After considering Judas’ lasting reputation, we now turn to another of Jesus’ followers whose story has been embellished and fabricated long after they lived: Mary Magdalene.
Please read Luke 8:1-3
Coming from the fishing village of Magdala Tarichaea on the western shore of Lake Galilee, for centuries after her death she has been called a prostitute, depicted in art as semi-naked and as an isolated hermit repenting her sins in the wilderness – and even portrayed as Jesus’ wife.
This alternative story began 591, when Pope Gregory the Great declared in a sermon that Mary Magdalene, Mary of Bethany and the sinful woman described in Luke 7:36-50 were the same person. It was not until 1969, nearly 1400 years later, that the Roman Catholic Church decided Mary Magdalene was not, in fact, Luke’s penitent sinner. Further to that, in 2016, Pope Francis declared a major feast day for her (22 June) effectively placing her on a par with the male apostles. But even so, the reputation still lingers.
The second most mentioned woman in the Bible (the most being Mary, the mother of Jesus) and unlike any of the other women, she is not described in relation to someone else. She is not someone’s wife, mother or sister. She is Mary. Mary from Magdala. She has her own identity. She knows who she is. And she knows God knows who she is. And, as we will see, God calls her by name.
As with Mary Magdalene, history has a long record of other people making up all sorts of things or attributing words or actions incorrectly. The manipulation of information has existed since time immemorial. Even the Gospel writers wrote and edited the accounts and stories they heard from their sources to suit their own interpretation and the audience they wished to reach (e.g. Matthew wrote primarily to a Jewish readership; Luke for Gentiles). Governments throughout the centuries have conveyed the ‘facts’ in ways to support their manifesto and policy promises. The political ‘spin doctors’ of recent decades play a prominent role and, more recently, the rapid rise to prominence of ‘fake news’ has provided an alternative and even less palatable version of misrepresentation. From its origins in social media (presenting false stories as if they we true) the term ‘fake news’ soon found its way in to the language as a way of quickly dismissing criticism and other inconvenient truths. Society betraying itself perhaps.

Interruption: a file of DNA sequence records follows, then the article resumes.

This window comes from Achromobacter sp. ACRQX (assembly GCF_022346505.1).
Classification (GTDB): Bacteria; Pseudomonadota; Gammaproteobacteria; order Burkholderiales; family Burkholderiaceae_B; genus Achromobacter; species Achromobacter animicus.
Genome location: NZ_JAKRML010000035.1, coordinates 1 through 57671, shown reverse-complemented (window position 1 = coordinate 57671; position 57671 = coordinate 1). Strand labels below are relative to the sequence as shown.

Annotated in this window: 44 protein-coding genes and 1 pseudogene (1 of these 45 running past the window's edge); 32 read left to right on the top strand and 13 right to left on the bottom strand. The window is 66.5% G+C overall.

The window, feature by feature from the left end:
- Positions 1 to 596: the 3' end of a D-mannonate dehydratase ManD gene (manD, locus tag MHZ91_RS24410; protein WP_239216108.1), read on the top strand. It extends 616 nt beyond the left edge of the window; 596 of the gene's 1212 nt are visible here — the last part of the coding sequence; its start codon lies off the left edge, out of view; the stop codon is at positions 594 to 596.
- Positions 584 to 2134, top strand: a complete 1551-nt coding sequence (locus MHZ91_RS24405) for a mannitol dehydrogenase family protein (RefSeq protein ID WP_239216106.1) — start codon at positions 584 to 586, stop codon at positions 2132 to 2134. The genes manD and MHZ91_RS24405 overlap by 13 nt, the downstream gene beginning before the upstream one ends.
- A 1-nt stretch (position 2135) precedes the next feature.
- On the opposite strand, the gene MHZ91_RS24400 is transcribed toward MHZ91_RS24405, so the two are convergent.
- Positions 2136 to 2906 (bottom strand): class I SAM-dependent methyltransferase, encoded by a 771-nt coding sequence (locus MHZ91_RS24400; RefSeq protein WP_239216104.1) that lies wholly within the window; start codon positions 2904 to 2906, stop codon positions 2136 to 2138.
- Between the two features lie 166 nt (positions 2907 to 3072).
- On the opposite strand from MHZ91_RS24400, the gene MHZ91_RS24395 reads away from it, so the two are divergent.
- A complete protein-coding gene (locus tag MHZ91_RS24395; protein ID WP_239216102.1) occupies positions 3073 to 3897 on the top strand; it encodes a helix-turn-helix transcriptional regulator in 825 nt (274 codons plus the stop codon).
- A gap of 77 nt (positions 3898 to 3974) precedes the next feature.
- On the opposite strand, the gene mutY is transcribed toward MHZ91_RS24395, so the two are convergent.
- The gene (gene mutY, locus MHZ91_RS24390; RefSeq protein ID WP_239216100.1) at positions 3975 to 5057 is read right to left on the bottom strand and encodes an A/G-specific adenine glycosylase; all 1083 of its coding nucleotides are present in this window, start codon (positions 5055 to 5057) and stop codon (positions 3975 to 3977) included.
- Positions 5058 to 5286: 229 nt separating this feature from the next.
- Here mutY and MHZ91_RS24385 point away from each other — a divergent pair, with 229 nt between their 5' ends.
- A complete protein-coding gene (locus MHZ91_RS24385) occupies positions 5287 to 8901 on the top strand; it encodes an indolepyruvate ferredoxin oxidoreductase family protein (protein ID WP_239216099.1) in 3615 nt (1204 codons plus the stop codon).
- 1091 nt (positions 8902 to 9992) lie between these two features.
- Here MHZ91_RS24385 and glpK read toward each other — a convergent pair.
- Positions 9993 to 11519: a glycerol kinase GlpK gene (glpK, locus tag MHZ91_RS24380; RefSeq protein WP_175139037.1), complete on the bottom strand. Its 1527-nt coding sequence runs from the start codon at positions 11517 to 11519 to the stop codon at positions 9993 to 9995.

On an individual level, probably all of us have felt misrepresented at times or that others have not understood our intentions and actions. “No, I didn’t mean it like that!” “What I meant to say was…” “Do you really think I would think that?” Times when the resulting hurt is immense. When lies that people tell become the perceived truth. When arguments tear everyone apart. When anger and bitterness becomes etched in the faces of the aggrieved. When no one believes we are the person we know ourselves to be.
History has presented us with a false image of Mary Magdalene and yet she has such a story to tell from her true self. Sometimes, we are not the ones responsible for the false image that is portrayed. Others may have made comments or spread rumours causing division and hurt, misunderstanding and pain. Colouring views, opinions and prejudices. Sometimes we can base our thoughts about others on such matters too.
Have your views of someone else been influenced by misunderstanding and rumour?
When you’re ready, move on to Part 2 of this story.